Long-term planning requires policy certainty and there are many challenges in this domain, as civil resistance campaigns against dictators and lifetime presidents mount. For investment, as opposed to war profiteering, policy predictability is a prerequisite.
On a structural level, many of Africa’s challenges are rooted in the process of imposed state formation, which started with imperialism and lasted through the colonial period. Decades later the end of the Cold War released Africa into an international state-based system, when its own constituent states had not yet been able to consolidate through the sequential processes of security consolidation, government capacity enhancement and eventually broader inclusion and subsequent legitimacy through which the Westphalian state was established in Europe and from which we often draw our examples.  The result has been development, stability and a respect for individual rights.
By contrast, much of Africa and its amalgamation of unconsolidated ‘states in name’ have been poorly served by elites who often appear to place their family, tribe or ethnic group ahead of their country’s development rather than a commitment to advance equal development for all its citizens. The reality is often that governing in many African states consists of an endless process of bargaining and patronage amongst numerous traditional, ethnic, family and other groupings to retain power. All that is changing, but slowly.
Eventually, Western donors, China or India will not develop Africa; only Africans can, but cannot do so in isolation. Although Africans should understand where they come from, leaders need to accept responsibility for shaping the future, manage debt levels and the careful allocation of resources to maximise development progress.
Rapid growth at low levels of development is messy and difficult. Each African country needs to develop the organic practices that are tailored to the domestic conditions in that country. ‘Countries become successful,’ argues Lant Pritchett, ‘by means of an ugly, messy, contested hard slog that takes decades. And then, after they become successful, they create myths about how wonderful it was and the reasons why they did it, when the reality was just that it was a hard slog.’ 
This website presents a host of policy recommendations that seek to explain and explore the development of Africa. The general result that emerges from the analysis is to recognise the interrelationships between various sectors. In many senses governments need to fix the basics. For example, they need to invest in basic infrastructure such as electricity, sanitation, water and roads, in literacy and primary education, and in empowering and helping small-scale farmers and businesses to improve productivity to ensure sufficient nutrition and food security.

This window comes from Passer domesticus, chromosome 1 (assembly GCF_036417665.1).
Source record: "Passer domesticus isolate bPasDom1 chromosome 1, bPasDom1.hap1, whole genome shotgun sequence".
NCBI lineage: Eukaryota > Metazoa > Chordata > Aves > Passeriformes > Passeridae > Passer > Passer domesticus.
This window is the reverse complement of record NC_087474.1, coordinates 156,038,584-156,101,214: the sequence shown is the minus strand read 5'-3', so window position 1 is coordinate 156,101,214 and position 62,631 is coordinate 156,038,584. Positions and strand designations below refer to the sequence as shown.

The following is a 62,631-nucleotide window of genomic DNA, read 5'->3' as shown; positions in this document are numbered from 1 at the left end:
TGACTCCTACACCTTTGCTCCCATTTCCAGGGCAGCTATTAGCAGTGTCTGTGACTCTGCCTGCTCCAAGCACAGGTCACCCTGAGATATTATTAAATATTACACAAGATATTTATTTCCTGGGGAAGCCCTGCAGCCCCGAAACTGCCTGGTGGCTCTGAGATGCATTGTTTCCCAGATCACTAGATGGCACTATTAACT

Leapfrogging should be seen in this context, to allow Africa to benefit from new technologies so that things can progress more rapidly and cheaply, such as by using digital identification systems and electronic payments systems to improve the capacity of governments to deliver more effective programmes or provide electricity to their citizens through decentralised mini-grids using renewables. Access to electricity and the global village (through access to the Internet) offers huge potential to embark on a rapid digitisation process and its potential as a key enabler.  Large infrastructure projects are important, but the trade-off is really to make sure that there are, first, enough paved roads before investing in hugely expensive railway lines, unless these are required for heavy-duty exports such as iron ore. And it won’t happen unless a capable government and its people really want it to happen.
Current forecasts indicate that the rise of India could lead to a global resources boom starting within the next decade, even as the transition to renewables means that a new scramble for Africa’s minerals such as nickel is imminent. Much as African economies need to diversify, it is unlikely that this will be possible by then. Nor is it a given that Africa will be the region to benefit most from this boom for, according to the Fraser Institute, much of Africa ranks near the bottom in their annual survey of mining and exploration attractiveness. 
Resource extraction can provide an opportunity to invest in the efforts required to transform Africa’s economies and education systems for greater productivity. However, this is only possible if Africa uses that income and opportunity as a foundation and opportunity for structural economic transformation – going up the productivity value chain using renewables to power that pathway. Africa must embark on a direct pathway to a distributed, renewables-based energy solution that provides sufficient base-load to drive its burgeoning manufacturing industry and unlock productivity from its services sector.